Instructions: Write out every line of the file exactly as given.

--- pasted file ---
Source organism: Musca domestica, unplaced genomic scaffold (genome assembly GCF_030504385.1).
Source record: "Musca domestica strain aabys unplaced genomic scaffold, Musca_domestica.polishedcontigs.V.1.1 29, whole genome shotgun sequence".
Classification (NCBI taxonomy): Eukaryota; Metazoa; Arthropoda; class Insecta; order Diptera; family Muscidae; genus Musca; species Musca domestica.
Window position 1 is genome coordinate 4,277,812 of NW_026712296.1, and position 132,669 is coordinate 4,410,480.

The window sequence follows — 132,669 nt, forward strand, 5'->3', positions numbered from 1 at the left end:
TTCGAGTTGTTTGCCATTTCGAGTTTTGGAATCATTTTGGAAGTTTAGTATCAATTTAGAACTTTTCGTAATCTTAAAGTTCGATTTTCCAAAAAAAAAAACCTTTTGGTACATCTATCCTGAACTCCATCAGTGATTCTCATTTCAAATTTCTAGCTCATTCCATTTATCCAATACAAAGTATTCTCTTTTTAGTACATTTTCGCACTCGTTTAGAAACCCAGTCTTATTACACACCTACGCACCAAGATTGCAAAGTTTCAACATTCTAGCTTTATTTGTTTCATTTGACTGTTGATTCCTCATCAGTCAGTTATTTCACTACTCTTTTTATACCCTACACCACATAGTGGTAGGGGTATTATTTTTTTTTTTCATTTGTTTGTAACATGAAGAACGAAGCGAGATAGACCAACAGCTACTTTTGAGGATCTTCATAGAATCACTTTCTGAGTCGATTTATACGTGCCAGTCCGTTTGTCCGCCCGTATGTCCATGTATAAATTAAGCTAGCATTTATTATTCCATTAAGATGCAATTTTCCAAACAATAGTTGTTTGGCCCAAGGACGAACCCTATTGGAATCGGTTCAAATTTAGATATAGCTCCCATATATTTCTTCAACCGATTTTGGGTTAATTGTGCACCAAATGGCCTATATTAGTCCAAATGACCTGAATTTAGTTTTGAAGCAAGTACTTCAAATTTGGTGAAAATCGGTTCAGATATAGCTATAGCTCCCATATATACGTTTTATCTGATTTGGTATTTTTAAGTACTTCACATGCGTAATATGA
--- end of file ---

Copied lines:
Source organism: Musca domestica, unplaced genomic scaffold (genome assembly GCF_030504385.1).
Source record: "Musca domestica strain aabys unplaced genomic scaffold, Musca_domestica.polishedcontigs.V.1.1 29, whole genome shotgun sequence".
Classification (NCBI taxonomy): Eukaryota; Metazoa; Arthropoda; class Insecta; order Diptera; family Muscidae; genus Musca; species Musca domestica.
Window position 1 is genome coordinate 4,277,812 of NW_026712296.1, and position 132,669 is coordinate 4,410,480.

The window sequence follows — 132,669 nt, forward strand, 5'->3', positions numbered from 1 at the left end:
TTCGAGTTGTTTGCCATTTCGAGTTTTGGAATCATTTTGGAAGTTTAGTATCAATTTAGAACTTTTCGTAATCTTAAAGTTCGATTTTCCAAAAAAAAAAACCTTTTGGTACATCTATCCTGAACTCCATCAGTGATTCTCATTTCAAATTTCTAGCTCATTCCATTTATCCAATACAAAGTATTCTCTTTTTAGTACATTTTCGCACTCGTTTAGAAACCCAGTCTTATTACACACCTACGCACCAAGATTGCAAAGTTTCAACATTCTAGCTTTATTTGTTTCATTTGACTGTTGATTCCTCATCAGTCAGTTATTTCACTACTCTTTTTATACCCTACACCACATAGTGGTAGGGGTATTATTTTTTTTTTTCATTTGTTTGTAACATGAAGAACGAAGCGAGATAGACCAACAGCTACTTTTGAGGATCTTCATAGAATCACTTTCTGAGTCGATTTATACGTGCCAGTCCGTTTGTCCGCCCGTATGTCCATGTATAAATTAAGCTAGCATTTATTATTCCATTAAGATGCAATTTTCCAAACAATAGTTGTTTGGCCCAAGGACGAACCCTATTGGAATCGGTTCAAATTTAGATATAGCTCCCATATATTTCTTCAACCGATTTTGGGTTAATTGTGCACCAAATGGCCTATATTAGTCCAAATGACCTGAATTTAGTTTTGAAGCAAGTACTTCAAATTTGGTGAAAATCGGTTCAGATATAGCTATAGCTCCCATATATACGTTTTATCTGATTTGGTATTTTTAAGTACTTCACATGCGTAATATGA